Michigan Roadside Attractions: Mortimer E. Cooley Bridge (M-55), Manistee County
Michigan Roadside Attractions is a periodic feature on Travel the Mitten that will explore the many interesting things that can be found on the highways, byways and back roads of Michigan, ranging from the interesting to the unusual.
Michigan is home to many beautiful and architecturally significant bridges that carry its state and federal highways over rivers throughout the state. The Mortimer E. Cooley Bridge on M-55 in Manistee County is a significant Michigan bridge because it is one of only two cantilevered deck truss bridges in the state and the only one in the Lower Peninsula. Named for Mortimer E. Cooley, who used to be a professor at the University of Michigan and served on the State Highway Board (1933-43), the bridge carries M-55 over the Pine River. The Cooley Bridge Roadside Park provides a great spot for picnics, walking, and taking the stairs down to see the bridge and the Pine River up close.
The bridge was constructed in 1934 by the Wisconsin Bridge and Iron Company. For the most part it is a twin of the Cut River Bridge on US-2 in the Upper Peninsula. The Cooley Bridge is 613 feet long with a main span length of 300 feet. According to HistoricBridges.com, “It is highly attractive with most beams on the bridge being built-up with v-lacing and/or lattice.” A plaque on the bridge notes that it was a Class III winner of the Most Beautiful Bridge from the American Institute of Steel Construction in 1935.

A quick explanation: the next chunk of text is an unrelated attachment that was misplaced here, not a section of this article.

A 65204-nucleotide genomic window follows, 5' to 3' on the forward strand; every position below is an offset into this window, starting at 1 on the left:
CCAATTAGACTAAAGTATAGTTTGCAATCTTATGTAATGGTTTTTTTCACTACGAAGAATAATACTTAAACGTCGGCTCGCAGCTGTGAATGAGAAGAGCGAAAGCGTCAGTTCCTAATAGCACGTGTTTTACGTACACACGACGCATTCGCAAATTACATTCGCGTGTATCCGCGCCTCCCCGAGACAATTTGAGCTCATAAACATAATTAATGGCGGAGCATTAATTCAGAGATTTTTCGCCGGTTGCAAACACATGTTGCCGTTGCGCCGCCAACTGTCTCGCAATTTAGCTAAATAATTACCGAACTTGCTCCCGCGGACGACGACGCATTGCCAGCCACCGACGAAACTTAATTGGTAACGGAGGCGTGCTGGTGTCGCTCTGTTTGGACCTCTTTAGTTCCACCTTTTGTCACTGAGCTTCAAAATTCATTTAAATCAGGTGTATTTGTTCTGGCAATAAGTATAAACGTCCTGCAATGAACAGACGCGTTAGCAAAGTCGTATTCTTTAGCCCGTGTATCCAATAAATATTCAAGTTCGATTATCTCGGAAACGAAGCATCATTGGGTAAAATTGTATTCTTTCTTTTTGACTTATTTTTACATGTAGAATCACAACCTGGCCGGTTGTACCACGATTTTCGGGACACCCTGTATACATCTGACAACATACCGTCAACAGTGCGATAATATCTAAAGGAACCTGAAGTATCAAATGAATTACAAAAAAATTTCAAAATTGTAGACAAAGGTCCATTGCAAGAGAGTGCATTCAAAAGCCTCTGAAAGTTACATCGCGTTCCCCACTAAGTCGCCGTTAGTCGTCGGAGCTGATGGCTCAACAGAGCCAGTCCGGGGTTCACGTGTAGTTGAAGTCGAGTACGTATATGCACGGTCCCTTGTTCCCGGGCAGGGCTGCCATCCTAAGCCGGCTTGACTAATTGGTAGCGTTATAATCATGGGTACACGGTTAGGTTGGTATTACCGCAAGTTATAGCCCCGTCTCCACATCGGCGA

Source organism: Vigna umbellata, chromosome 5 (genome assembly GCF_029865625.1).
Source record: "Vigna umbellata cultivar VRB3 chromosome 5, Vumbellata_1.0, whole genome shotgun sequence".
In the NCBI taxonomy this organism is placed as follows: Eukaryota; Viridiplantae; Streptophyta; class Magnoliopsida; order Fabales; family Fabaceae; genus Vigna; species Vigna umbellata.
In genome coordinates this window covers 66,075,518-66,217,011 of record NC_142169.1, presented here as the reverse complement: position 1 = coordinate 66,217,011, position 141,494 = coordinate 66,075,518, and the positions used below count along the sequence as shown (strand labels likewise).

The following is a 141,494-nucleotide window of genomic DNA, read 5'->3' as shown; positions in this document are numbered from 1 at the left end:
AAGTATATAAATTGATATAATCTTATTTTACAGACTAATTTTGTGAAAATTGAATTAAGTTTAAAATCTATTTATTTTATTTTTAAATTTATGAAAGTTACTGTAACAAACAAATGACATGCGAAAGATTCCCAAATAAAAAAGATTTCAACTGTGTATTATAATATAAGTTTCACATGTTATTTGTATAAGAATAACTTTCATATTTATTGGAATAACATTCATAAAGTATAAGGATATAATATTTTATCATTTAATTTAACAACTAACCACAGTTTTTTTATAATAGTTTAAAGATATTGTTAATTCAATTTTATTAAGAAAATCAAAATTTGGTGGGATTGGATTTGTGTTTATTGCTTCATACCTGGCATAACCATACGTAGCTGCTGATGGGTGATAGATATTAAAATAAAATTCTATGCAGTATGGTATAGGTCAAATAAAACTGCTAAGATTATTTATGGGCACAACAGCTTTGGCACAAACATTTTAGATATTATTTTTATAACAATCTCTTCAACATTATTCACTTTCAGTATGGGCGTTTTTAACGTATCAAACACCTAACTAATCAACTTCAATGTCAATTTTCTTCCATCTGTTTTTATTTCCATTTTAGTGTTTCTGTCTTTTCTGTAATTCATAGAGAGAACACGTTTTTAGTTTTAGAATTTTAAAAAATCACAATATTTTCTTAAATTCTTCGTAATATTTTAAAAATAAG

A short trail leads from the parking area at Cooley Roadside Park to a staircase that heads down to the Pine River for closer views of the bridge – you can even walk underneath it and get a good view of all the steel! The Pine River is a Northern Michigan favorite for canoeing and kayaking as well as for fishing (it is a Blue Ribbon trout stream).
The Michigan Department of Transportation website has a great mini biography of the bridge’s namesake: “He was the leading exponent of a broader education for engineers beyond the technical requirements of the profession and of the involvement of engineers in public affairs. He helped establish at the university, both a short course for in-service training of highway engineers and officials, and a laboratory for the testing of road materials, one of the firsts in the country. As chairman of the State Highway Advisory Board (1933-1943), he was in the forefront of efforts to make Michigan’s highway system one of the nation’s best.”